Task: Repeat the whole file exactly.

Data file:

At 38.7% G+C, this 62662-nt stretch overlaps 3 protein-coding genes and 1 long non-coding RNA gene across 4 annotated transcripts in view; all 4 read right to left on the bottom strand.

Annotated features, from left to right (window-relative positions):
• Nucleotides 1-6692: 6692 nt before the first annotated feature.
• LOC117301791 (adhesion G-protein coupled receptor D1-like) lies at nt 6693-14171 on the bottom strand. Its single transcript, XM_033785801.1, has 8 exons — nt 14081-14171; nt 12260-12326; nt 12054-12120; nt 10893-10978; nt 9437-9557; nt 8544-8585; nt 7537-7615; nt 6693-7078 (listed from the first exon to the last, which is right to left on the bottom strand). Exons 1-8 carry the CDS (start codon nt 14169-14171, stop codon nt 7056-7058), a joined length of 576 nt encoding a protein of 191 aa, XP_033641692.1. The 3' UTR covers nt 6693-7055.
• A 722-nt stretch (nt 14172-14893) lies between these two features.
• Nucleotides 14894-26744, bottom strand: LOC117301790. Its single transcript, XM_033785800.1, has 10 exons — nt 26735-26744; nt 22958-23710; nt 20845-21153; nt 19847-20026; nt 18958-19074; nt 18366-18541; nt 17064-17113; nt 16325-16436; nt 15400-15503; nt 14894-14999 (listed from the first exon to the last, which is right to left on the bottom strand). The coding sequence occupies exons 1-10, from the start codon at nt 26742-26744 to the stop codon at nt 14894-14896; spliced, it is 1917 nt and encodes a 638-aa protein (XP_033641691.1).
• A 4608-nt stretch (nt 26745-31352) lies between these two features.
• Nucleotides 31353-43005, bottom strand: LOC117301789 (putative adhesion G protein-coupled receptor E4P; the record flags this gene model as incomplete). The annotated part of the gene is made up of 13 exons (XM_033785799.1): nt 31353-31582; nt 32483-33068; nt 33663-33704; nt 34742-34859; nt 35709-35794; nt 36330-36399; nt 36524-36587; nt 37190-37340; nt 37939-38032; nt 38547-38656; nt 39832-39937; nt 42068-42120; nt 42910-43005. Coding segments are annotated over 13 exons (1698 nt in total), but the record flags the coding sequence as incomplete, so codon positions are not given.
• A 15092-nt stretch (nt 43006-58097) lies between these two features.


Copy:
At 38.7% G+C, this 62662-nt stretch overlaps 3 protein-coding genes and 1 long non-coding RNA gene across 4 annotated transcripts in view; all 4 read right to left on the bottom strand.

Annotated features, from left to right (window-relative positions):
• Nucleotides 1-6692: 6692 nt before the first annotated feature.
• LOC117301791 (adhesion G-protein coupled receptor D1-like) lies at nt 6693-14171 on the bottom strand. Its single transcript, XM_033785801.1, has 8 exons — nt 14081-14171; nt 12260-12326; nt 12054-12120; nt 10893-10978; nt 9437-9557; nt 8544-8585; nt 7537-7615; nt 6693-7078 (listed from the first exon to the last, which is right to left on the bottom strand). Exons 1-8 carry the CDS (start codon nt 14169-14171, stop codon nt 7056-7058), a joined length of 576 nt encoding a protein of 191 aa, XP_033641692.1. The 3' UTR covers nt 6693-7055.
• A 722-nt stretch (nt 14172-14893) lies between these two features.
• Nucleotides 14894-26744, bottom strand: LOC117301790. Its single transcript, XM_033785800.1, has 10 exons — nt 26735-26744; nt 22958-23710; nt 20845-21153; nt 19847-20026; nt 18958-19074; nt 18366-18541; nt 17064-17113; nt 16325-16436; nt 15400-15503; nt 14894-14999 (listed from the first exon to the last, which is right to left on the bottom strand). The coding sequence occupies exons 1-10, from the start codon at nt 26742-26744 to the stop codon at nt 14894-14896; spliced, it is 1917 nt and encodes a 638-aa protein (XP_033641691.1).
• A 4608-nt stretch (nt 26745-31352) lies between these two features.
• Nucleotides 31353-43005, bottom strand: LOC117301789 (putative adhesion G protein-coupled receptor E4P; the record flags this gene model as incomplete). The annotated part of the gene is made up of 13 exons (XM_033785799.1): nt 31353-31582; nt 32483-33068; nt 33663-33704; nt 34742-34859; nt 35709-35794; nt 36330-36399; nt 36524-36587; nt 37190-37340; nt 37939-38032; nt 38547-38656; nt 39832-39937; nt 42068-42120; nt 42910-43005. Coding segments are annotated over 13 exons (1698 nt in total), but the record flags the coding sequence as incomplete, so codon positions are not given.
• A 15092-nt stretch (nt 43006-58097) lies between these two features.